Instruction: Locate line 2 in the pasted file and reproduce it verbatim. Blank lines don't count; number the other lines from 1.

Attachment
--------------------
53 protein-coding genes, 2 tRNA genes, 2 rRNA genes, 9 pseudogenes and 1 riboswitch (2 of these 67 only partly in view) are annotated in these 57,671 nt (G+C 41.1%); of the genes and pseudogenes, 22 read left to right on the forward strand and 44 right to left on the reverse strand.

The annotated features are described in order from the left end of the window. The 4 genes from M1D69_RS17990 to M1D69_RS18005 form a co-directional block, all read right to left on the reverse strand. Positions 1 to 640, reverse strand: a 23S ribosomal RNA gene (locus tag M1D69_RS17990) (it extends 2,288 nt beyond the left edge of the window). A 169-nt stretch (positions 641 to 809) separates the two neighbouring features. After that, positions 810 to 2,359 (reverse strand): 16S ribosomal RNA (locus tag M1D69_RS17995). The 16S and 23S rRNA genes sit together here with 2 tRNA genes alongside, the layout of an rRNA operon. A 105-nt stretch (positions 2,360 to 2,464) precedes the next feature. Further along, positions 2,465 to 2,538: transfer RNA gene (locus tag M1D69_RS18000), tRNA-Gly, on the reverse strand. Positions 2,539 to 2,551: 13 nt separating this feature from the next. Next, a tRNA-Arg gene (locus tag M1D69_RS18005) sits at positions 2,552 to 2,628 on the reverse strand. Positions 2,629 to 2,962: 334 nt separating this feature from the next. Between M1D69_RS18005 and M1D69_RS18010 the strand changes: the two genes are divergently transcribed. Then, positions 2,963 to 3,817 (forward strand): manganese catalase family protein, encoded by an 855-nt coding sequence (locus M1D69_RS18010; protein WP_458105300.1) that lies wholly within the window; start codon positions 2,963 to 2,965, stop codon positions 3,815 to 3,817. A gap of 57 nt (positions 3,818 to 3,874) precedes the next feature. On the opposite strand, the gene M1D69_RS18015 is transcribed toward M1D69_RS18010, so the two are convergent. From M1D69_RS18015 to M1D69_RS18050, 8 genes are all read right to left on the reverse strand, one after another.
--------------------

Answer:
The annotated features are described in order from the left end of the window. The 4 genes from M1D69_RS17990 to M1D69_RS18005 form a co-directional block, all read right to left on the reverse strand. Positions 1 to 640, reverse strand: a 23S ribosomal RNA gene (locus tag M1D69_RS17990) (it extends 2,288 nt beyond the left edge of the window). A 169-nt stretch (positions 641 to 809) separates the two neighbouring features. After that, positions 810 to 2,359 (reverse strand): 16S ribosomal RNA (locus tag M1D69_RS17995). The 16S and 23S rRNA genes sit together here with 2 tRNA genes alongside, the layout of an rRNA operon. A 105-nt stretch (positions 2,360 to 2,464) precedes the next feature. Further along, positions 2,465 to 2,538: transfer RNA gene (locus tag M1D69_RS18000), tRNA-Gly, on the reverse strand. Positions 2,539 to 2,551: 13 nt separating this feature from the next. Next, a tRNA-Arg gene (locus tag M1D69_RS18005) sits at positions 2,552 to 2,628 on the reverse strand. Positions 2,629 to 2,962: 334 nt separating this feature from the next. Between M1D69_RS18005 and M1D69_RS18010 the strand changes: the two genes are divergently transcribed. Then, positions 2,963 to 3,817 (forward strand): manganese catalase family protein, encoded by an 855-nt coding sequence (locus M1D69_RS18010; protein WP_458105300.1) that lies wholly within the window; start codon positions 2,963 to 2,965, stop codon positions 3,815 to 3,817. A gap of 57 nt (positions 3,818 to 3,874) precedes the next feature. On the opposite strand, the gene M1D69_RS18015 is transcribed toward M1D69_RS18010, so the two are convergent. From M1D69_RS18015 to M1D69_RS18050, 8 genes are all read right to left on the reverse strand, one after another.